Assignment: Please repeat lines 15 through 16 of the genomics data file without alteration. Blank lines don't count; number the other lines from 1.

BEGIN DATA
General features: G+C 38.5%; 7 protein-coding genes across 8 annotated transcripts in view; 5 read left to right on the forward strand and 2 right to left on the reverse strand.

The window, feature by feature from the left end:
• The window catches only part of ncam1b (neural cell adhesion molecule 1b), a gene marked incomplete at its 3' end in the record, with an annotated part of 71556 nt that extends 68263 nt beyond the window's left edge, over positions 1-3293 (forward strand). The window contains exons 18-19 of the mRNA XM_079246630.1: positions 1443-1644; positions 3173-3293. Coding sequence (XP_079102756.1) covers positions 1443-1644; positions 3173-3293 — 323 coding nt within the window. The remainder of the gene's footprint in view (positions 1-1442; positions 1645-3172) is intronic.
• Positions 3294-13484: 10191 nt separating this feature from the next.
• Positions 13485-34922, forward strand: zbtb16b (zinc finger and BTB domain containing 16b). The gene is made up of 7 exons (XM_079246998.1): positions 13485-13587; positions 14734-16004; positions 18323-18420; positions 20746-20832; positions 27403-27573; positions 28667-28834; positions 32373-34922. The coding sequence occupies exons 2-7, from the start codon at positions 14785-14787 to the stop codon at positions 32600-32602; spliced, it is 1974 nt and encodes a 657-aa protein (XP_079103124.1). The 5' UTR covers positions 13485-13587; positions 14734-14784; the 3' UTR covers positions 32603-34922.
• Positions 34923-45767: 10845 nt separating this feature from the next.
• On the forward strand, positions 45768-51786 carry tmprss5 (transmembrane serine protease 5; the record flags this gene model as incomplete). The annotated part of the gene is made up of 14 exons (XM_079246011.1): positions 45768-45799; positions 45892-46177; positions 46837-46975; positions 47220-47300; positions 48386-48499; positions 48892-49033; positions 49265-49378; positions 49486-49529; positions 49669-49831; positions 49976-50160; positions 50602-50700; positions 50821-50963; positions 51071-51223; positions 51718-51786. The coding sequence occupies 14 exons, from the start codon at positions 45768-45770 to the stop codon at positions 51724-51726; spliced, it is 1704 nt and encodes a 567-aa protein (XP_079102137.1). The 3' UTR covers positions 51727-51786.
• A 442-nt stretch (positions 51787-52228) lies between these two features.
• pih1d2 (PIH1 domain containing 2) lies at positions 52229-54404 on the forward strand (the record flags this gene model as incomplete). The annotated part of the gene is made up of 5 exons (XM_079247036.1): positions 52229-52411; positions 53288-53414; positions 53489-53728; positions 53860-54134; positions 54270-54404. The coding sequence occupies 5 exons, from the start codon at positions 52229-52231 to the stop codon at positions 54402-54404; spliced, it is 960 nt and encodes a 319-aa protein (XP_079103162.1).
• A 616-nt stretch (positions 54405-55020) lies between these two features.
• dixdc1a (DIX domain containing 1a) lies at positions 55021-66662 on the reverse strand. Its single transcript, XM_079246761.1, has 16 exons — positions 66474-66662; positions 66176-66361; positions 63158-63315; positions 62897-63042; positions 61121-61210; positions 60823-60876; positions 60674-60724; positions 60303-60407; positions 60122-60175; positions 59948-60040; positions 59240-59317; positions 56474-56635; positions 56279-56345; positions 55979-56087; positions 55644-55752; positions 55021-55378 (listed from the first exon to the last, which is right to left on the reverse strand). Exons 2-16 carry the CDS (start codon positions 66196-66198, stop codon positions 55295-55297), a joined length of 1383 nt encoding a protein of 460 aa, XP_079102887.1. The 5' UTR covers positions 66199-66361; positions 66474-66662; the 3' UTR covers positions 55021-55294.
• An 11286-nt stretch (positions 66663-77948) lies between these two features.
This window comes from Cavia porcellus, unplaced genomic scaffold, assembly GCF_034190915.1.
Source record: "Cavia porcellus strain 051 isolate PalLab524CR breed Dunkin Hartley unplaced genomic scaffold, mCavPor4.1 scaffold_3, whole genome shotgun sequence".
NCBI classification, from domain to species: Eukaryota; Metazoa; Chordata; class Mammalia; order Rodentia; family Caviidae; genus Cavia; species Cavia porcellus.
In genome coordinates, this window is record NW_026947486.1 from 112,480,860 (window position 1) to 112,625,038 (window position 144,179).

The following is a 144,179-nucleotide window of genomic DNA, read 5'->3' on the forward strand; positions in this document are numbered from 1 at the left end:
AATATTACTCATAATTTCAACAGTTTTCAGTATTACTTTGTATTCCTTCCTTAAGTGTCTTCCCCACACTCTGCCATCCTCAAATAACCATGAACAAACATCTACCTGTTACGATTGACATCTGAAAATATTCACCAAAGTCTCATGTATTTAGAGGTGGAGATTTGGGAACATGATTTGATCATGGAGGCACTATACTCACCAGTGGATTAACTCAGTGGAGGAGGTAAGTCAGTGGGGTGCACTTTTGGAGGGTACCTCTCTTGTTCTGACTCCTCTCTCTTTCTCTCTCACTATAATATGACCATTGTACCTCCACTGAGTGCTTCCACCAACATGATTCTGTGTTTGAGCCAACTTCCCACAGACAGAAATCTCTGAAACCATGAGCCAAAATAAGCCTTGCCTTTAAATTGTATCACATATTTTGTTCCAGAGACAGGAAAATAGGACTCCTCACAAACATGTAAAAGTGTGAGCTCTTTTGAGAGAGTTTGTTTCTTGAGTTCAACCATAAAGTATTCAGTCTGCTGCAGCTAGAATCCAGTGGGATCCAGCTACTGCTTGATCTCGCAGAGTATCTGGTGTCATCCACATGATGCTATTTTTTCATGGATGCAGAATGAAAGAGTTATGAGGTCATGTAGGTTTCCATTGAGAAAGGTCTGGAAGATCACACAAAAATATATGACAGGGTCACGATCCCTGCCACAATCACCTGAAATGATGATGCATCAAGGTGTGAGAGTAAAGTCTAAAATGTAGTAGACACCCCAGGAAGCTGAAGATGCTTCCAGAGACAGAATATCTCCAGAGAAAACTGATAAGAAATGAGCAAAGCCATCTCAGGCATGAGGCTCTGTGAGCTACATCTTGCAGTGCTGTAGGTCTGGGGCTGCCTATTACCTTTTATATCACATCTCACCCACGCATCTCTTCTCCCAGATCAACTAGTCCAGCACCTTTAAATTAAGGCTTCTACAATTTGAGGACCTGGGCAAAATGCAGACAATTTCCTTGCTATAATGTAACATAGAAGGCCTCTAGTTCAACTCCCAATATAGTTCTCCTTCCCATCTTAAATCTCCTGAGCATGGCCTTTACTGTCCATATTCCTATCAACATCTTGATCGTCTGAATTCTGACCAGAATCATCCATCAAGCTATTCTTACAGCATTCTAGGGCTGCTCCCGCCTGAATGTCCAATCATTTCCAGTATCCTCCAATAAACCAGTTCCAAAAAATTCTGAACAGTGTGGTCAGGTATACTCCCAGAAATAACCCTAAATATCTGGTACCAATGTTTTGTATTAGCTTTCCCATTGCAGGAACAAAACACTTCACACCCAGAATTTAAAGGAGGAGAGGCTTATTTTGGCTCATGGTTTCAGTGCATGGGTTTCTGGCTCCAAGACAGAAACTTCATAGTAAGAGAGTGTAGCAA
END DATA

NCBI classification, from domain to species: Eukaryota; Metazoa; Chordata; class Mammalia; order Rodentia; family Caviidae; genus Cavia; species Cavia porcellus.
In genome coordinates, this window is record NW_026947486.1 from 112,480,860 (window position 1) to 112,625,038 (window position 144,179).